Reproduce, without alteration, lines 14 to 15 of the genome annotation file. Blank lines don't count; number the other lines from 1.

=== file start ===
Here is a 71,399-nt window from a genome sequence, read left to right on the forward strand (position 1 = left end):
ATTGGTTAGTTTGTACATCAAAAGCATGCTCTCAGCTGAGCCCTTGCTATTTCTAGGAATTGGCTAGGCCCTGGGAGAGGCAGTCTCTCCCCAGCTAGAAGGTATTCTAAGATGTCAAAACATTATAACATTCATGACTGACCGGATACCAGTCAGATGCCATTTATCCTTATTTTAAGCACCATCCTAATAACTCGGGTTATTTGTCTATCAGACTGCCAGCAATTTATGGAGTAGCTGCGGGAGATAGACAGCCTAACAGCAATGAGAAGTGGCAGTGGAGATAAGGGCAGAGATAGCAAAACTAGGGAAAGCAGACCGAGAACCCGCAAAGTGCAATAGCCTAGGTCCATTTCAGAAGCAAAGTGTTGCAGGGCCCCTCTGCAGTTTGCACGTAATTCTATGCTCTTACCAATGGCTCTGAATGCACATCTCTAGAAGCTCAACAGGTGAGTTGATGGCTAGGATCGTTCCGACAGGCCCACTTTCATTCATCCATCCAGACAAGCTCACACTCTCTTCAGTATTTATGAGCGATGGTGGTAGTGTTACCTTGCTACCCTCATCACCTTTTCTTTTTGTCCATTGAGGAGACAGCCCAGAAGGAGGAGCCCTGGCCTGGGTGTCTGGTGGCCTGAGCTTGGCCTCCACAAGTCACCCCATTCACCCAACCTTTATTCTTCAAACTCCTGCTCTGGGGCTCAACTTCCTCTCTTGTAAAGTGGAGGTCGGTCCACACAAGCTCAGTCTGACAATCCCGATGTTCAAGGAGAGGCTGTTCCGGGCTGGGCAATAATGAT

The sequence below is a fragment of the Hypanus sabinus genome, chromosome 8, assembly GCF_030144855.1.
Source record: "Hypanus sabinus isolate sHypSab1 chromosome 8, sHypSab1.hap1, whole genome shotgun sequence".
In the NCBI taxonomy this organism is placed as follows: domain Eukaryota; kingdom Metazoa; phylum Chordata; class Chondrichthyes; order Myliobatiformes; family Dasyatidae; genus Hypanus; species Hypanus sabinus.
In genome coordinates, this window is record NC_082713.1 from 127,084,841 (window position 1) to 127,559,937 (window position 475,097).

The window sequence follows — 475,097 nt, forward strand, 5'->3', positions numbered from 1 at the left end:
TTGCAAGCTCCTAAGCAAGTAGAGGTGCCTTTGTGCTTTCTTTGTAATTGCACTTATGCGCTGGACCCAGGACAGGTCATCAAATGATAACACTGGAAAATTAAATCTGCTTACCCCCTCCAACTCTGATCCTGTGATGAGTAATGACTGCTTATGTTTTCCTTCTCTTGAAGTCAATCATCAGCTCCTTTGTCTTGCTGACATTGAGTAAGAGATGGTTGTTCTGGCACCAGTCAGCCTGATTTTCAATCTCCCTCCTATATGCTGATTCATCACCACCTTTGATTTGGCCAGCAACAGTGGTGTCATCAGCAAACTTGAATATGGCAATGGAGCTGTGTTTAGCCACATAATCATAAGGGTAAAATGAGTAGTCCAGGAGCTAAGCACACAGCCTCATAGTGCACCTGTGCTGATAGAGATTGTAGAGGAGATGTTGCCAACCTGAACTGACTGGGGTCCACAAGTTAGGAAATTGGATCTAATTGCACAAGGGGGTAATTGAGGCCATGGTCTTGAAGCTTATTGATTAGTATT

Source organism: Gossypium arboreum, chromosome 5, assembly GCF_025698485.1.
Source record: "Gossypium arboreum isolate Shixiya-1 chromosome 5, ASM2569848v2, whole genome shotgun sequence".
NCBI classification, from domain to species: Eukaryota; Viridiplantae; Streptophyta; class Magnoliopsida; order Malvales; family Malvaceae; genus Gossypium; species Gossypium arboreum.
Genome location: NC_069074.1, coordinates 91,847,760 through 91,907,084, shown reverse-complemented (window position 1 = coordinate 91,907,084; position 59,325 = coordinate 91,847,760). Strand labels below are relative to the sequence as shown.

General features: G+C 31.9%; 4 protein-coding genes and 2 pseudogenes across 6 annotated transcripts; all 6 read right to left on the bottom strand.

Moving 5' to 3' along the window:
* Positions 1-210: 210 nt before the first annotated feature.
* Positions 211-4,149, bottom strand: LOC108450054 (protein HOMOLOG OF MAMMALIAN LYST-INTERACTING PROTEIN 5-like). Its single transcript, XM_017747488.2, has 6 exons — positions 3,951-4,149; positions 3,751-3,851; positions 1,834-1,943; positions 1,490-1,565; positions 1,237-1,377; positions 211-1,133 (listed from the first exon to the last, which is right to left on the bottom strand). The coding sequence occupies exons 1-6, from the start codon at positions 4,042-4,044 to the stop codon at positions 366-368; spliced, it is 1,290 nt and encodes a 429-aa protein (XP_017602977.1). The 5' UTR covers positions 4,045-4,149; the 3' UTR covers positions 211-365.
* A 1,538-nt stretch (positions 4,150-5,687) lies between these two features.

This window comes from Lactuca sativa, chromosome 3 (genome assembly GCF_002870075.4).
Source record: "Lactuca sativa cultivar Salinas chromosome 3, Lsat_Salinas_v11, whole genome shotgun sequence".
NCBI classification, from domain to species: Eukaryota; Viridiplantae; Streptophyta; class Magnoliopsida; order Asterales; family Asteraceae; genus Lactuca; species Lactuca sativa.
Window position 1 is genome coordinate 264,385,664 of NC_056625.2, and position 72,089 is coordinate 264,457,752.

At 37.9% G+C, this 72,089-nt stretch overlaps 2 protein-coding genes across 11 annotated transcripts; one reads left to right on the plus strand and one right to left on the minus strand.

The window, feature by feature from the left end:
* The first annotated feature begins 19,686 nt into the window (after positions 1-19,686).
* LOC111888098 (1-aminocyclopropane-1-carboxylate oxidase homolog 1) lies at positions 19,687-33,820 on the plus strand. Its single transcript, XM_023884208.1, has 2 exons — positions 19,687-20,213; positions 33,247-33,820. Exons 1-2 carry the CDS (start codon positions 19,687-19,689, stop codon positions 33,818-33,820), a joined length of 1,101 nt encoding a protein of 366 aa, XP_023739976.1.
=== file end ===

Moving 5' to 3' along the window:
* Positions 1-210: 210 nt before the first annotated feature.